Sewing the upper edge

Sewing the upper edge

  • Once you have sewn the top line of stitching, make sure the fabric is straight behind the elastic so that you can sew the second row at the lower edge of the elastic.

boxers

Now isn’t that more simple than sewing a channel & threading the elastic through?

So are you going to make posh boxers for gifts?  It really doesn’t take long.  I think I have quite a few in my gift-sewing pipeline….

Gift idea? Kindle cover tutorial with extras!

Here’s another gift idea – a kindle or e-book reader cover – or as I like to call it, a Kindle Sleeping bag because it is padded & feels snug. I should really call it a “device” though, so therefore I will going forwards. This tutorial is of my own devising & I had a few ideas to incorporate into my design.

Kindle cover tutorial

This “device” sleeping bag has an optional glasses pocket for reading glasses. I have reading glasses all over my house & this pair lives by the side of my bed, in my device cover. It came about because I always tended to slot my reading glasses into the top of my previous kindle cover & was cautious I didn’t scratch its surface. Wouldn’t it be practical to have a pocket to keep glasses with device, I thought & so here it is. If you don’t want the glasses pocket, just leave out those steps. I’ve put my glasses pocket on the other side to the button & tab, but you may want to swap this around & have the pocket & button on the same side.

E book cover tab

I made a version without a glasses pocket as well. Both versions are padded with cotton batting or wadding & have a tab and button to secure the device inside.

E book cover

I’ve used ric rac to embellish the tops of my pocket and the cover itself (of course!)

You will need:

  • Some fabric – this is a great scrap buster;
  • Some wadding or batting
  • Ric Rac – I used very small ric rac, but I would recommend slightly larger ric rac as it would be easier to work with.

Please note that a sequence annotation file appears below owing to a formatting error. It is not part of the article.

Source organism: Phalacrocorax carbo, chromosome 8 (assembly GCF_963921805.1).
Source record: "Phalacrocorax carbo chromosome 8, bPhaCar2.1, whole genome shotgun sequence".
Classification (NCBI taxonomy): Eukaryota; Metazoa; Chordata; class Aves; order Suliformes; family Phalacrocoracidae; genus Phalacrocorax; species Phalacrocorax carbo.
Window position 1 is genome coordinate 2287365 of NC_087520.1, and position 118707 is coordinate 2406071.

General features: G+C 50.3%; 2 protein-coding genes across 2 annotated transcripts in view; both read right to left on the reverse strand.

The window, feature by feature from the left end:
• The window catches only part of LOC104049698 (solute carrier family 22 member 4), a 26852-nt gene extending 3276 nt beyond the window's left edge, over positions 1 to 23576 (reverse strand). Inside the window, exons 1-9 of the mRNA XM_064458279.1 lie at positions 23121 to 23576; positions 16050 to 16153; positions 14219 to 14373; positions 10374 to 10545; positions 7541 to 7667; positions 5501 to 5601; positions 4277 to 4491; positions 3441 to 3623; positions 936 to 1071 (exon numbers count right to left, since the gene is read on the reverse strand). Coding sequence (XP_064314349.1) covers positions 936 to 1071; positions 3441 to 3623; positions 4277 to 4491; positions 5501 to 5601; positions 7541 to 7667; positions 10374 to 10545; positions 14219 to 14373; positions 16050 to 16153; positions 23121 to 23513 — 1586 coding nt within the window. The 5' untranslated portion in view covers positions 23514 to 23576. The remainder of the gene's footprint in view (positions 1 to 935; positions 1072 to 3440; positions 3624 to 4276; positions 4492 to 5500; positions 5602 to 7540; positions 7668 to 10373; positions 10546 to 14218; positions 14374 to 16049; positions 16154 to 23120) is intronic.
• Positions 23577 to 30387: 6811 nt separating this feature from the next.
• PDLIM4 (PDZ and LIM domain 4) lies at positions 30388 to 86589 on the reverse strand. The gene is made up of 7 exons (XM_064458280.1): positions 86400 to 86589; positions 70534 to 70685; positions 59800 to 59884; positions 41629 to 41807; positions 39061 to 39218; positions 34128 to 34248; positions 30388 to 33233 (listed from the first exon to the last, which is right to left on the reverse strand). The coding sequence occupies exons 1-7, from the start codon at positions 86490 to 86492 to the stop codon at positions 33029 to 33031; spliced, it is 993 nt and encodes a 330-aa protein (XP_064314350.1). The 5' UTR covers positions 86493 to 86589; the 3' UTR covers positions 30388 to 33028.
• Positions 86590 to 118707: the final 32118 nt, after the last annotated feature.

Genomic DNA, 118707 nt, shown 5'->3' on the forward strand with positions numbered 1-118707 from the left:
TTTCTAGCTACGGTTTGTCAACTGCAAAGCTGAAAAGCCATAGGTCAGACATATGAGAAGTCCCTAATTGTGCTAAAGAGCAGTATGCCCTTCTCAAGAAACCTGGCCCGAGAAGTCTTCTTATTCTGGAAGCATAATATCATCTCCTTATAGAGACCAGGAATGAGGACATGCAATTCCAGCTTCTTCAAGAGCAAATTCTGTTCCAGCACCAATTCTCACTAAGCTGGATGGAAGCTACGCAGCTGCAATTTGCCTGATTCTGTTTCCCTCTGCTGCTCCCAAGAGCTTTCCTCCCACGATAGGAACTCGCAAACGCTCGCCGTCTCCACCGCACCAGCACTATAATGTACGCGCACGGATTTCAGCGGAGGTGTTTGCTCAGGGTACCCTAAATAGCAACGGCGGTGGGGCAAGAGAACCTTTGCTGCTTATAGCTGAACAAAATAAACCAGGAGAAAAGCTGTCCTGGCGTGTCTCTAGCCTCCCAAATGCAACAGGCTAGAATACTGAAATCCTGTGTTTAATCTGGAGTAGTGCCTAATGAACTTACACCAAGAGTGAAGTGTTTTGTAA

• A button
  • Thread to match.
  • All your usual sewing tools: scissors, pins etc

Supplies

I am using a selection of fabrics that had been put into a lovely Fat Quarter bundles- clever things, those- someone’s already done all the hard work of putting fabrics together that coordinate. I loved the colours & combinations in this bundle. It’s Michael Miller, Deer Floral Navy using this fabric, a bit of this and then lined with this Kiss dot magenta, and the folk at Elephant in My Handbag gave me the FQs to have a play around with, & this tutorial is the result!

Have a think about what fabric combos you are aiming for – how you will mix up your fabrics. One of my cases has a back the same fabric as the lining (polka dots). The other uses three coordinating fabrics, with polka dots lining both the glasses pocket & the cover itself.

So let’s start

Cutting out

Trace around your device & add a good 1.5cm to account for a little ease to get your device inside, including a 1cm seam allowance.

step 1

Depending on how you combine your fabric you will need to end up with:

  • Two pieces to make up the outer front & back
  • Two pieces for the lining
  • A piece 7.5cm x 12cm for the tab
  • Two pieces of Batting or wadding the same size as the front/ back.

Optional glasses pocket:

One piece of fabric plus lining plus wadding – all the same size. The size of the fabric I used for my glasses case was about 12cm wide by 17cm long, but I would recommend layering fabric with wadding to wrap around your glasses to get an approximate size – remember to add 1cm for seam allowances around all four sides.  You fine tune the size you need later on as you sew it.

glasses pocket

Once you have cut your fabric and wadding, it’s time to get sewing.

Sewing

Optional glasses pocket:

To add ric rac to the top seam as scalloped piping, first of all mark the seam line by sewing a long straight machine stitch 1cm from the edge of the pocket (this is so quick & easy by machine, but you could mark it anyway you want to- chalk, with a ruler, as you go).

step 2

Then hand baste the ric rac to this line, on the right side, so that the centre of the ric rac covers this machine basted line.

step 3 Place the batting to the wrong side of the pocket lining & hand baste in place.

Place the pocket lining right sides facing the right side of the pocket and pin together through all layers (& ric rac).

step 4Looking at the pocket, with the wrong side of the outer fabric facing up, sew the left hand vertical seam and the top of the pocket through all layers with a 1cm seam allowance.  (This left hand seam is actually the right hand edge of the pocket that you see in the middle of the cover)

Clip corners, turn, then press (get your ric rac snappy & crisp away from the top). Remove basting stitches.